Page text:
Elements of the classics are woven into these not-so-typical retellings of "Toads and Diamonds," "The Princess and the Pea," "Sleeping Beauty," "The Princess on the Glass Hill," "Puddocky," and "The Golden Goose." The fresh and funny twists on favorite fairy tales will win the hearts and capture the imaginations of young readers everywhere.

7. Sun and Moon, Ice and Snow by Jessica Day George 

6443645When a great white bear promises untold riches to her family, the Lass agrees to go away with him. But the bear is not what he seems, nor is his castle. To unravel the mystery, the Lass sets out on a windswept journey beyond the edge of the world. Based on the Nordic legend East of the Sun, West of the Moon, with romantic echoes of Beauty and the Beast, this re-imagined story will leave fans of fantasy and fairy tale enchanted by Jessica Day George.

6. Fairest by Gail Carson Levine 

Once upon a time, there was a girl who wanted to be pretty . . .

Aza's singing is the fairest in all the land, and the most unusual. She can "throw" her voice so it seems to come from anywhere. But singing is only one of the two qualities prized in the Kingdom of Ayortha. Aza doesn't possess the other: beauty. Not even close. She's hidden in the shadows in her parents' inn, but when she becomes lady-in-waiting to the new queen, she has to step into the light—especially when the queen demands a dangerous favor. A magic mirror, a charming prince, a jealous queen, palace intrigue, and an injured king twine into a maze that Aza must penetrate to save herself and her beloved kingdom.

5. Peter and The Starcatchers by Ridley Pearson and Dave Barry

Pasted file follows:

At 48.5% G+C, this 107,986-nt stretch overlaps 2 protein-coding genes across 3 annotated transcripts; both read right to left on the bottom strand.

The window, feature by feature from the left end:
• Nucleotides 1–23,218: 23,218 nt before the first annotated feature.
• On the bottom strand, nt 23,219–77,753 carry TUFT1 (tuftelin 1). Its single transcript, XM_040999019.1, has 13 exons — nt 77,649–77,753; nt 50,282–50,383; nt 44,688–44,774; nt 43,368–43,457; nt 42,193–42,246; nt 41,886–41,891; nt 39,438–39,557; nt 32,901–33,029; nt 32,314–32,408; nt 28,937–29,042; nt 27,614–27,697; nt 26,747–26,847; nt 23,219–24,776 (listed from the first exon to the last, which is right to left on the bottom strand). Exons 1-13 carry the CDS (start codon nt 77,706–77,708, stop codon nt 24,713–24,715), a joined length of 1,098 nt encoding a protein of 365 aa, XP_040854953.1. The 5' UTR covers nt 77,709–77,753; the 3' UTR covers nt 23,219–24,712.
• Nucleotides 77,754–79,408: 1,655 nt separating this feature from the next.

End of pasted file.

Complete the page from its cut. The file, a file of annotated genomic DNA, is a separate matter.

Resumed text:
34262Don't even think of starting this book unless you're sitting in a comfortable chair and have lots of time. A fast-paced, impossible-to-put-down adventure awaits as the young orphan Peter and his mates are dispatched to an island ruled by the evil King Zarboff. They set sail aboard the Never Land, a ship carrying a precious and mysterious trunk in its cargo hold, and the journey quickly becomes fraught with excitement and danger. 

Discover richly developed characters in the sweet but sophisticated Molly, the scary but familiar Black Stache, and the fearless Peter. Treacherous battles with pirates, foreboding thunderstorms at sea, and evocative writing immerses the reader in a story that slowly and finally reveals the secrets and mysteries of the beloved Peter Pan.

4. Entwined by Heather Dixon 

8428195Come and mend your broken hearts here. In this retelling of the classic tale "The Twelve Dancing Princesses," the eldest princess must fight to save her family—and her heart—from an ancient dark magic within the palace walls. "Full of mystery, lush settings, and fully orbed characters, Dixon's debut is both suspenseful and rewarding."—ALA Booklist

Just when Azalea should feel that everything is before her—beautiful gowns, dashing suitors, balls filled with dancing—it's taken away. All of it. And Azalea is trapped. The Keeper understands. He's trapped, too, held for centuries within the walls of the palace. So he extends an invitation.

Every night, Azalea and her eleven sisters may step through the enchanted passage in their room to dance in his silver forest, but there is a cost. The Keeper likes to keep things. Azalea may not realize how tangled she is in his web until it is too late. "Readers who enjoy stories of royalty, romance, and magic will delight in Dixon's first novel."—Publishers Weekly